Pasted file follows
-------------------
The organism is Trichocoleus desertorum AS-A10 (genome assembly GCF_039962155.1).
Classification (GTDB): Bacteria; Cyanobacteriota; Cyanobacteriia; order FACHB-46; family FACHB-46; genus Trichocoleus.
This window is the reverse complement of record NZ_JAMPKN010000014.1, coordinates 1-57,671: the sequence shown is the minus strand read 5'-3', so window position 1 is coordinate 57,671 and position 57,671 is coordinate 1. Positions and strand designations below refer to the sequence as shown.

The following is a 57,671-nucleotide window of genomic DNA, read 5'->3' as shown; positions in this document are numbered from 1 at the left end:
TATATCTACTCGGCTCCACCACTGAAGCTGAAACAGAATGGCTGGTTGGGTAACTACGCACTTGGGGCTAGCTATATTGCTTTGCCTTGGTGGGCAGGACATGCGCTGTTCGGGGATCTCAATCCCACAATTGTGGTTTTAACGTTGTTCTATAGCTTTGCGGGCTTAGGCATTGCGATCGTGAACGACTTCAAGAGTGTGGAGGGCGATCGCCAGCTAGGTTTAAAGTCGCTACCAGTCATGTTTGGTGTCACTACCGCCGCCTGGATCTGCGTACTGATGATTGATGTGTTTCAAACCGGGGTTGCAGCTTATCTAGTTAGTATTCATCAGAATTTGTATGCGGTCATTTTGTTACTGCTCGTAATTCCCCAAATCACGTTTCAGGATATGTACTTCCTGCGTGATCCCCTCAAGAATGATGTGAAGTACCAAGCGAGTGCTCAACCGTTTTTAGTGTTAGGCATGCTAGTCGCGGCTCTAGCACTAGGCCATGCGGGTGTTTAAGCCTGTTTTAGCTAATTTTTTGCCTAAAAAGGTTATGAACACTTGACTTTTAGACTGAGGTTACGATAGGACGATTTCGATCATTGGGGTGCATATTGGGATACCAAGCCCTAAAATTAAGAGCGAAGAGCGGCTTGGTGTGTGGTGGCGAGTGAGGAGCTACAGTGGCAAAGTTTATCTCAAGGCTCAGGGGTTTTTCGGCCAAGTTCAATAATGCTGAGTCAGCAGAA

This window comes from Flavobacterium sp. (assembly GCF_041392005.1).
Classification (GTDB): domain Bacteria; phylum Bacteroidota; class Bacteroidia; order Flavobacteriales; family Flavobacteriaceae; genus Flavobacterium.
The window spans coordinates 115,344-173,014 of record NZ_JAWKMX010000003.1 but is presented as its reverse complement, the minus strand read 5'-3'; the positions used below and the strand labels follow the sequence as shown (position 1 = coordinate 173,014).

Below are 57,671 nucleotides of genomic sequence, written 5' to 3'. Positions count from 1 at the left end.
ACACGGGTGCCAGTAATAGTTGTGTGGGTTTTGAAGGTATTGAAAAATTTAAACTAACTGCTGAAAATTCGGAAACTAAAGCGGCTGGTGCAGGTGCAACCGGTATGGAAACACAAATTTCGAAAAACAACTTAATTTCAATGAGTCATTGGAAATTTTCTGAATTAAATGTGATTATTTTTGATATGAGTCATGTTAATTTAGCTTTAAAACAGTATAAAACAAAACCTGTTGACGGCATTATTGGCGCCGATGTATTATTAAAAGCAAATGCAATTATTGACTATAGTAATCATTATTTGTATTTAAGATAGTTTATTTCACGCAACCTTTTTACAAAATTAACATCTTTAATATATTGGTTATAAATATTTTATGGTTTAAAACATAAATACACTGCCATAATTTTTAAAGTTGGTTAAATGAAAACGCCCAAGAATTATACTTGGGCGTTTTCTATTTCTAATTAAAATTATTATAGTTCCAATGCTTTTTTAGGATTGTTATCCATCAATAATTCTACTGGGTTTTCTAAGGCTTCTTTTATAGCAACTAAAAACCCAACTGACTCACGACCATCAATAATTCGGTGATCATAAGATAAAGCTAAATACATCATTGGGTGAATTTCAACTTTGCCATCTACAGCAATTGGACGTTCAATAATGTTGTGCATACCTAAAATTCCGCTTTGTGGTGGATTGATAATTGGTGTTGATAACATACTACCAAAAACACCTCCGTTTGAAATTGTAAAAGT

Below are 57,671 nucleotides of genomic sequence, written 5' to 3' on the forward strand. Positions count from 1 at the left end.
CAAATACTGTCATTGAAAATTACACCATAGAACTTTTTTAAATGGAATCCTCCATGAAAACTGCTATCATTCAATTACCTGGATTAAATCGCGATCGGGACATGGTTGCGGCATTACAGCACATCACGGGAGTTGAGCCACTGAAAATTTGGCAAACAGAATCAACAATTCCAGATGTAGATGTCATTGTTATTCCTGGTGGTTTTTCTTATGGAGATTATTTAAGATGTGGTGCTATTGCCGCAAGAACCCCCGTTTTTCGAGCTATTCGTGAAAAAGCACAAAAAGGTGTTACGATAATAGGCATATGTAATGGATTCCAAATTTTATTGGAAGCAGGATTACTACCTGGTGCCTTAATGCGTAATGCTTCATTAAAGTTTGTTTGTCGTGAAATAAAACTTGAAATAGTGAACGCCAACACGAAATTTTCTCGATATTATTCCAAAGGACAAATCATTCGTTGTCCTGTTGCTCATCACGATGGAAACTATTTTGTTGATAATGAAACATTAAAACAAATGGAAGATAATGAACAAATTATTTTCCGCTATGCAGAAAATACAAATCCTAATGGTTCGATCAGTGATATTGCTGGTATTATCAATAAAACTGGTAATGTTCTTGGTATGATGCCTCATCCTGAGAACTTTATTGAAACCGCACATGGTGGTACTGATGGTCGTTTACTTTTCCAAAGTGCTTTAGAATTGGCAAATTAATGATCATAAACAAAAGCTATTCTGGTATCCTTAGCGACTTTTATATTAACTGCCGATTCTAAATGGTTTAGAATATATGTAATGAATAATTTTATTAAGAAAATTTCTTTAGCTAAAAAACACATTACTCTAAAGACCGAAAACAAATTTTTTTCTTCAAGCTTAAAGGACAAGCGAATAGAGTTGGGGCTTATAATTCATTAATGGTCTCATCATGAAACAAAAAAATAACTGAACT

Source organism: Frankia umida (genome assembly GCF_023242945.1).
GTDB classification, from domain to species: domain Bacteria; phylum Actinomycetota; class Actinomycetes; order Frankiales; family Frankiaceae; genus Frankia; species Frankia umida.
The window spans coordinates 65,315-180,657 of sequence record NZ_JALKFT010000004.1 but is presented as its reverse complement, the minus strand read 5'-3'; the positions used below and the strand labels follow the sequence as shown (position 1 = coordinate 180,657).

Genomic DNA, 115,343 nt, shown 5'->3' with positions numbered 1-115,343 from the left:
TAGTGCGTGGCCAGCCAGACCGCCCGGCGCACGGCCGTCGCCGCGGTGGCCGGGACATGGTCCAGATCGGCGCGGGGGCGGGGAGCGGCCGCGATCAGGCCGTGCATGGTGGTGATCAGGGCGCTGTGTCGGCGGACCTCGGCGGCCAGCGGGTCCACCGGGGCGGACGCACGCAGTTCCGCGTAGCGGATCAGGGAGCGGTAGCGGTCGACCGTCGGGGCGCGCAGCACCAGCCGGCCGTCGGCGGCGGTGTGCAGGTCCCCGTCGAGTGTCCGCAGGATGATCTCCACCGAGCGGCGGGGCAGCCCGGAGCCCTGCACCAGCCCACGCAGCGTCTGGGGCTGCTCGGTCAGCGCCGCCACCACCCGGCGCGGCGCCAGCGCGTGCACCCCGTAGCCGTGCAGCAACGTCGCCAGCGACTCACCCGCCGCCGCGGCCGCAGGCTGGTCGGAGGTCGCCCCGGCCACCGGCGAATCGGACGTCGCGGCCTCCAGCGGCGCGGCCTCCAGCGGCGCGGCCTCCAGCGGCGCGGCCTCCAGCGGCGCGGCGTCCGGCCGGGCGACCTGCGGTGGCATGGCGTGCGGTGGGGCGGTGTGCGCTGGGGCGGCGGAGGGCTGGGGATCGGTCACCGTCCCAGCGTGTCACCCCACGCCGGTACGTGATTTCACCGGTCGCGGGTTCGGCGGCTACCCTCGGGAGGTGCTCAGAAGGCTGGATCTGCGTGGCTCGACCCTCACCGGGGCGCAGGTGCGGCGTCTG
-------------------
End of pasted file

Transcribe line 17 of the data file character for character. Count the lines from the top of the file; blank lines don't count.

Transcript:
TAGTGCGTGGCCAGCCAGACCGCCCGGCGCACGGCCGTCGCCGCGGTGGCCGGGACATGGTCCAGATCGGCGCGGGGGCGGGGAGCGGCCGCGATCAGGCCGTGCATGGTGGTGATCAGGGCGCTGTGTCGGCGGACCTCGGCGGCCAGCGGGTCCACCGGGGCGGACGCACGCAGTTCCGCGTAGCGGATCAGGGAGCGGTAGCGGTCGACCGTCGGGGCGCGCAGCACCAGCCGGCCGTCGGCGGCGGTGTGCAGGTCCCCGTCGAGTGTCCGCAGGATGATCTCCACCGAGCGGCGGGGCAGCCCGGAGCCCTGCACCAGCCCACGCAGCGTCTGGGGCTGCTCGGTCAGCGCCGCCACCACCCGGCGCGGCGCCAGCGCGTGCACCCCGTAGCCGTGCAGCAACGTCGCCAGCGACTCACCCGCCGCCGCGGCCGCAGGCTGGTCGGAGGTCGCCCCGGCCACCGGCGAATCGGACGTCGCGGCCTCCAGCGGCGCGGCCTCCAGCGGCGCGGCCTCCAGCGGCGCGGCCTCCAGCGGCGCGGCGTCCGGCCGGGCGACCTGCGGTGGCATGGCGTGCGGTGGGGCGGTGTGCGCTGGGGCGGCGGAGGGCTGGGGATCGGTCACCGTCCCAGCGTGTCACCCCACGCCGGTACGTGATTTCACCGGTCGCGGGTTCGGCGGCTACCCTCGGGAGGTGCTCAGAAGGCTGGATCTGCGTGGCTCGACCCTCACCGGGGCGCAGGTGCGGCGTCTG